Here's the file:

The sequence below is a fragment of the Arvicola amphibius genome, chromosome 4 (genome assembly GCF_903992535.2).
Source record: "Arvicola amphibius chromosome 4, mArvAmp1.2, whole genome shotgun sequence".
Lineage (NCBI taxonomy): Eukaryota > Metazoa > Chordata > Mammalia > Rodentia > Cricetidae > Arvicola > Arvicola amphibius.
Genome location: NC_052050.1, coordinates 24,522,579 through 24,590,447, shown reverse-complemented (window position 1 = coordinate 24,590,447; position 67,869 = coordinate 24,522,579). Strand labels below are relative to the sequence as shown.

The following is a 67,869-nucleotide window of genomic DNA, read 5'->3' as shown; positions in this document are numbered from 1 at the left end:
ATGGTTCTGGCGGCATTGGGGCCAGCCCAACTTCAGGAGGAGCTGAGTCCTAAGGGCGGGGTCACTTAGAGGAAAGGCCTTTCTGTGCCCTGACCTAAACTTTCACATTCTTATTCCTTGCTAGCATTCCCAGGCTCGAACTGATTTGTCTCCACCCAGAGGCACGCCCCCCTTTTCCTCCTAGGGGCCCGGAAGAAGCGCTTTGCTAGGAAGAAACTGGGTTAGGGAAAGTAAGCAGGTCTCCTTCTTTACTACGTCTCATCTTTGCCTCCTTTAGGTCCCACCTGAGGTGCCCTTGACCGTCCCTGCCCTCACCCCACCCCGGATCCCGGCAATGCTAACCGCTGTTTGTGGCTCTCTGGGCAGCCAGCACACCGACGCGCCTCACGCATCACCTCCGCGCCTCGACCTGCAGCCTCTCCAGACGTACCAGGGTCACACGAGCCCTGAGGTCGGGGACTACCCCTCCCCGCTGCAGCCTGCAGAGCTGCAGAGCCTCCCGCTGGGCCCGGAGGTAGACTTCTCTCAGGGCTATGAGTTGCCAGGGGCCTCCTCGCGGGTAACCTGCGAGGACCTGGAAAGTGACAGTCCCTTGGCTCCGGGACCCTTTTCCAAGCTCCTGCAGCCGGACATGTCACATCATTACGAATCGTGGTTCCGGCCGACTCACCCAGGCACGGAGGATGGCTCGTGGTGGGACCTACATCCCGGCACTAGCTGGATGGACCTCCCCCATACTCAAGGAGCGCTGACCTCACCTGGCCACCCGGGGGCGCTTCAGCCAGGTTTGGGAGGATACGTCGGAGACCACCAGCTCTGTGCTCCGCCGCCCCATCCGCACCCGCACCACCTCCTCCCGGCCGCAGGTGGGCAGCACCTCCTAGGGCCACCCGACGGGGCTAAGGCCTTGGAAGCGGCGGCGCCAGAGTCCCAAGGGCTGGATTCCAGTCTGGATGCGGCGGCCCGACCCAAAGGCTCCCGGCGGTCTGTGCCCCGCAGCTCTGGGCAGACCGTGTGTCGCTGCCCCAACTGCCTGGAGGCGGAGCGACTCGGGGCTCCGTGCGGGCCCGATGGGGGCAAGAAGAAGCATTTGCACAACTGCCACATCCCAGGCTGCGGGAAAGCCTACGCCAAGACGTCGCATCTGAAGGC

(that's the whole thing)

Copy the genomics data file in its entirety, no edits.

The sequence below is a fragment of the Arvicola amphibius genome, chromosome 4 (genome assembly GCF_903992535.2).
Source record: "Arvicola amphibius chromosome 4, mArvAmp1.2, whole genome shotgun sequence".
Lineage (NCBI taxonomy): Eukaryota > Metazoa > Chordata > Mammalia > Rodentia > Cricetidae > Arvicola > Arvicola amphibius.
Genome location: NC_052050.1, coordinates 24,522,579 through 24,590,447, shown reverse-complemented (window position 1 = coordinate 24,590,447; position 67,869 = coordinate 24,522,579). Strand labels below are relative to the sequence as shown.

The following is a 67,869-nucleotide window of genomic DNA, read 5'->3' as shown; positions in this document are numbered from 1 at the left end:
ATGGTTCTGGCGGCATTGGGGCCAGCCCAACTTCAGGAGGAGCTGAGTCCTAAGGGCGGGGTCACTTAGAGGAAAGGCCTTTCTGTGCCCTGACCTAAACTTTCACATTCTTATTCCTTGCTAGCATTCCCAGGCTCGAACTGATTTGTCTCCACCCAGAGGCACGCCCCCCTTTTCCTCCTAGGGGCCCGGAAGAAGCGCTTTGCTAGGAAGAAACTGGGTTAGGGAAAGTAAGCAGGTCTCCTTCTTTACTACGTCTCATCTTTGCCTCCTTTAGGTCCCACCTGAGGTGCCCTTGACCGTCCCTGCCCTCACCCCACCCCGGATCCCGGCAATGCTAACCGCTGTTTGTGGCTCTCTGGGCAGCCAGCACACCGACGCGCCTCACGCATCACCTCCGCGCCTCGACCTGCAGCCTCTCCAGACGTACCAGGGTCACACGAGCCCTGAGGTCGGGGACTACCCCTCCCCGCTGCAGCCTGCAGAGCTGCAGAGCCTCCCGCTGGGCCCGGAGGTAGACTTCTCTCAGGGCTATGAGTTGCCAGGGGCCTCCTCGCGGGTAACCTGCGAGGACCTGGAAAGTGACAGTCCCTTGGCTCCGGGACCCTTTTCCAAGCTCCTGCAGCCGGACATGTCACATCATTACGAATCGTGGTTCCGGCCGACTCACCCAGGCACGGAGGATGGCTCGTGGTGGGACCTACATCCCGGCACTAGCTGGATGGACCTCCCCCATACTCAAGGAGCGCTGACCTCACCTGGCCACCCGGGGGCGCTTCAGCCAGGTTTGGGAGGATACGTCGGAGACCACCAGCTCTGTGCTCCGCCGCCCCATCCGCACCCGCACCACCTCCTCCCGGCCGCAGGTGGGCAGCACCTCCTAGGGCCACCCGACGGGGCTAAGGCCTTGGAAGCGGCGGCGCCAGAGTCCCAAGGGCTGGATTCCAGTCTGGATGCGGCGGCCCGACCCAAAGGCTCCCGGCGGTCTGTGCCCCGCAGCTCTGGGCAGACCGTGTGTCGCTGCCCCAACTGCCTGGAGGCGGAGCGACTCGGGGCTCCGTGCGGGCCCGATGGGGGCAAGAAGAAGCATTTGCACAACTGCCACATCCCAGGCTGCGGGAAAGCCTACGCCAAGACGTCGCATCTGAAGGC